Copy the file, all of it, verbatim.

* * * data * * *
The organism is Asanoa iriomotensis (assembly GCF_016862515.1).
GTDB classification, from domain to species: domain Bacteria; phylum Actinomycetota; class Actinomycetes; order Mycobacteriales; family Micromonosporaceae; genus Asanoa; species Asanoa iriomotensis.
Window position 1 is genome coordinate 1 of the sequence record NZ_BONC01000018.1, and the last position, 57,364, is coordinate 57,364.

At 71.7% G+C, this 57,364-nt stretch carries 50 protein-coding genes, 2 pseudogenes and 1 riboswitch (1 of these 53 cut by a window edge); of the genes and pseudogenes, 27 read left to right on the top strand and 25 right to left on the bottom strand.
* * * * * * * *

The organism is Asanoa iriomotensis (assembly GCF_016862515.1).
GTDB classification, from domain to species: domain Bacteria; phylum Actinomycetota; class Actinomycetes; order Mycobacteriales; family Micromonosporaceae; genus Asanoa; species Asanoa iriomotensis.
Window position 1 is genome coordinate 1 of the sequence record NZ_BONC01000018.1, and the last position, 57,364, is coordinate 57,364.

At 71.7% G+C, this 57,364-nt stretch carries 50 protein-coding genes, 2 pseudogenes and 1 riboswitch (1 of these 53 cut by a window edge); of the genes and pseudogenes, 27 read left to right on the top strand and 25 right to left on the bottom strand.